Protestors march on Florissant Ave. in Ferguson, Mo.
Jon Lowenstein—Noor for TIME
By Salima Koroma / Ferguson, Mo.
August 17, 2014

Governor Jay Nixon set the curfew to begin at midnight. After that, all people out on the streets of Ferguson, Missouri—whether looting, peacefully protesting, or otherwise—would be breaking the law.

TIME stayed on the streets of the St Louis suburb Saturday night, filming locals as they debated whether to go home—as the police urged them to—or to stay and resist the will of the authorities. Throughout the day, legal advocates passed out instructions in case of mass arrest, and community leaders tried to urge protesters to obey the curfew.

But to some present, remaining on the streets after the moratorium fell took on a greater symbolic meaning than simply protesting the death of Mike Brown, the black teenager shot by police a week earlier. It was about not being told what to do; about resisting the might of the state.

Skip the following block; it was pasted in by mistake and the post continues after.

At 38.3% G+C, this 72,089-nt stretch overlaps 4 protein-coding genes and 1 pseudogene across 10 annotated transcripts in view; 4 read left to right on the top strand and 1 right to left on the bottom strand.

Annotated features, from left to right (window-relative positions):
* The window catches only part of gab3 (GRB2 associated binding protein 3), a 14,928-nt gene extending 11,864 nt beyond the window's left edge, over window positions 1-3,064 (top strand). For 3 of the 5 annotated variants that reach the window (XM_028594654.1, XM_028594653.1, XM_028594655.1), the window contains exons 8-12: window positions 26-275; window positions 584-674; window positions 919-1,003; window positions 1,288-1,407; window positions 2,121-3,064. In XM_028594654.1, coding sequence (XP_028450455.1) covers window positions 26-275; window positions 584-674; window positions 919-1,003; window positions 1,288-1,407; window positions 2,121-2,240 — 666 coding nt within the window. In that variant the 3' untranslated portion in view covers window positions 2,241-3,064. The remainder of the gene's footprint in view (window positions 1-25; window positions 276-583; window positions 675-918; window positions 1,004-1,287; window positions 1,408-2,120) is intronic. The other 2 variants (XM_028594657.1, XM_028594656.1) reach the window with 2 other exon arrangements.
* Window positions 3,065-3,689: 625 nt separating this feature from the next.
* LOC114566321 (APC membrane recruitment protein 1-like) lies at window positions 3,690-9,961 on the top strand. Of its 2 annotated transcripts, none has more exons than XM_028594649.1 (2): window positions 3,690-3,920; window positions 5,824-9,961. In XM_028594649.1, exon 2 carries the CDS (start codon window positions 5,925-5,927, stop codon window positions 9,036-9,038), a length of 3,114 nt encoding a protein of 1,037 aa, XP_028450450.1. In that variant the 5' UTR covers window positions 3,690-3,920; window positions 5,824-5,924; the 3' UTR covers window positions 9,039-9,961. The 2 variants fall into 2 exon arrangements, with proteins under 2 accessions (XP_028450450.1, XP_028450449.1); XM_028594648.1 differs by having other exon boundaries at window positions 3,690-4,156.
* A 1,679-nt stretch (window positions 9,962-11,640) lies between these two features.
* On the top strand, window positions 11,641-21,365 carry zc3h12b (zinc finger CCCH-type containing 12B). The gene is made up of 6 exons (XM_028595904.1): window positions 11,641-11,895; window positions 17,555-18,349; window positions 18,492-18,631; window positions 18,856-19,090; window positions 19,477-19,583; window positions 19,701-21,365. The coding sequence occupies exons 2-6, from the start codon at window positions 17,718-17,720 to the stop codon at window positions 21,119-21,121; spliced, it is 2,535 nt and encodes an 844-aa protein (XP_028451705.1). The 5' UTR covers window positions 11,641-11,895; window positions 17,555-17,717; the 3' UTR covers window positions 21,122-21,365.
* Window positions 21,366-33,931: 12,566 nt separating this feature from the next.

Starting at 8:30 p.m. self-appointed ‘peacekeepers’ who wanted to avoid confrontation stopped trying to convince others to follow the curfew, and began filtering out. The vast majority of demonstrators did the same, leaving the streets to small bands of protestors determined not to give in to the demands of law enforcement officials.

At midnight the police began to ready themselves. At 12:30 the confrontation began.

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